so i have found you can get into the flow, and by that it means you can get your own. don't be jealous, get your own. if you don't want to do what it takes to get your own, then don't, and let go. sometimes the cost of something is higher than you want to pay. that is why i invest, invest in all i do so that i might get future rewards.

i believe living this way is the best way, that i've found, to approach life. because it means everyone is divine. so how you treat everything, is how you treat God, or yourself.


Thank you for sharing your thoughts. I love how you ended this with "because it means everyone is divine. so how you treat everything, is how you treat God, or yourself." That is literally the exact lesson of one of the parables I described in my previous post called Shankara and his Disciples.

really you are a teacher who knows will give complex teaching to man. I just now know what Taoism is. i like your post. i always follow you. Thank you, my teacher. by, @ boyasyie

  ·  2년 전

Life is really simple, but we insist on making it complicated.

Just finished reading The Man in the High Castle 5 mins before seeing this post (lots of Taoist references in there for the uninitiated) so the universe is definitely trying to tell me something today.

Another great post anyway!

Great post. I'm always so interested in learning about the different religions of the world.

Yoda is more like "neutral" side, same as Luke.

@hanshotfirst thanks for this post, my biggest achievement is the ability to have an open mind over every understanding coming from others.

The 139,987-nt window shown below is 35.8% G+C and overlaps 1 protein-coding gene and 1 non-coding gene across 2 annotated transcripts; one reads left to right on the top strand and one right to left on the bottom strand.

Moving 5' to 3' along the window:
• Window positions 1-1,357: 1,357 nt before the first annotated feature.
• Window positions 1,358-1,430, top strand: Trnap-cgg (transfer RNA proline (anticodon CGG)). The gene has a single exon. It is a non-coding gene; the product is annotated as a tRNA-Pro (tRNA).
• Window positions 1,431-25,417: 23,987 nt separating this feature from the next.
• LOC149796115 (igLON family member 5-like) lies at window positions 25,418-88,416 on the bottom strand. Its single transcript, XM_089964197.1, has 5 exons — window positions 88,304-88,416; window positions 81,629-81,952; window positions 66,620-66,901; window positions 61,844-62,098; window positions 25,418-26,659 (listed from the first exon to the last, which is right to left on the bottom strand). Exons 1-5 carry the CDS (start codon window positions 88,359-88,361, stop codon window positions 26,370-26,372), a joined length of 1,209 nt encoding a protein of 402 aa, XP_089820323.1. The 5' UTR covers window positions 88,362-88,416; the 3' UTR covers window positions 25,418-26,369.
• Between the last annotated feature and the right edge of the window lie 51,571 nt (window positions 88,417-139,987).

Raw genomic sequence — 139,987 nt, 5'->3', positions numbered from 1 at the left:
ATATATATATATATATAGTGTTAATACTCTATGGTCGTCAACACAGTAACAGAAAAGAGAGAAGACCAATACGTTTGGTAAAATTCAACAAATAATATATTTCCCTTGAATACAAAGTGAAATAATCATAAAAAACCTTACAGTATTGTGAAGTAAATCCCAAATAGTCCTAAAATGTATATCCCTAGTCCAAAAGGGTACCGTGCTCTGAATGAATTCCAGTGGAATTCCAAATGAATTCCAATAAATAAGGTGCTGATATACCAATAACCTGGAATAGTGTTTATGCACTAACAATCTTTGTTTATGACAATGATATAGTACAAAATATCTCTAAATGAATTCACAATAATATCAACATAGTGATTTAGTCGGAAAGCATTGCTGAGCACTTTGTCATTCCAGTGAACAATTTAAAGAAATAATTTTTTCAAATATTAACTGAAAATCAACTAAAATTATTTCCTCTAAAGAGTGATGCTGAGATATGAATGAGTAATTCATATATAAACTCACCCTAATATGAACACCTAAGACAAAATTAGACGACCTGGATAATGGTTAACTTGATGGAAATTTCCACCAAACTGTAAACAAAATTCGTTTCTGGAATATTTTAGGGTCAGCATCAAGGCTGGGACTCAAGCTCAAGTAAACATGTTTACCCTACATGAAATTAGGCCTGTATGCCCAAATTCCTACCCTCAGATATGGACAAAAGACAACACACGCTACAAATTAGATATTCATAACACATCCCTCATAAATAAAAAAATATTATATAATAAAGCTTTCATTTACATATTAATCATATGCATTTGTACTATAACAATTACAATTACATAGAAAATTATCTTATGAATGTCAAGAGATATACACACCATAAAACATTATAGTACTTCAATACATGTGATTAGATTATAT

Happy to know better about the Toaism.

Mother Nature is always speaking. She speaks in a language understood within the peaceful mind of the sincere observer. Leopards, cobras, monkeys, rivers and trees; they all served as my teachers when I lived as a wanderer in the Himalayan foothills.


I have always thought of Taoism as a way for ancient Chinese Society to flow together in creating political and social cohesion. This is because the warrior, aristocrat would know their position and do it to the best of their abilities, thereby, creating social cohesion and stability

"Empire Strikes Back"... It's what Star Wars is all about (or Taoism ? :-) ) - As a fan of "the one and the only Star Wars movie, Empire Strikes Back" I already knew that Yoda's teachings were as deep as Eckhart Tolle's, but I was completely unaware that the force was also strong with Winnie the Pooh :))


I can tell you as a Taoist and Star Wars fan (especially Yoda) that George Lucas got the idea of the "Force" from Taoism, that is why it is easy to identify Taoist Philosophy in Star Wars i.e. the Jedi and the Force.


I wish George Lucas didn't mess it up, it's a very "sad" story, actually. I still can't believe the things they did with the prequel trilogy other than some fine moments in "Return Of The Sith" (but only "some"). It's so sad that such beautiful themes like "The Jedi", "The Force" wasted blatantly with simply idiotic writing (Non-Sense dialogues, lack of character development, no story at all) - It was also horrible to see a movie like "The Force Awakens" (does Force ever "sleep"?), a blatant copy of "A New Hope" in every single way. A Star Wars movie should have the "Mysticism" that "The Lord Of The Rings" movie series had once with Mr. Jackson... "Rogue One" had that soul and for the same reason it's my favorite with "Empire Strikes Back". Anyway, there is one thing for sure..: Lucas lacks Tao! :)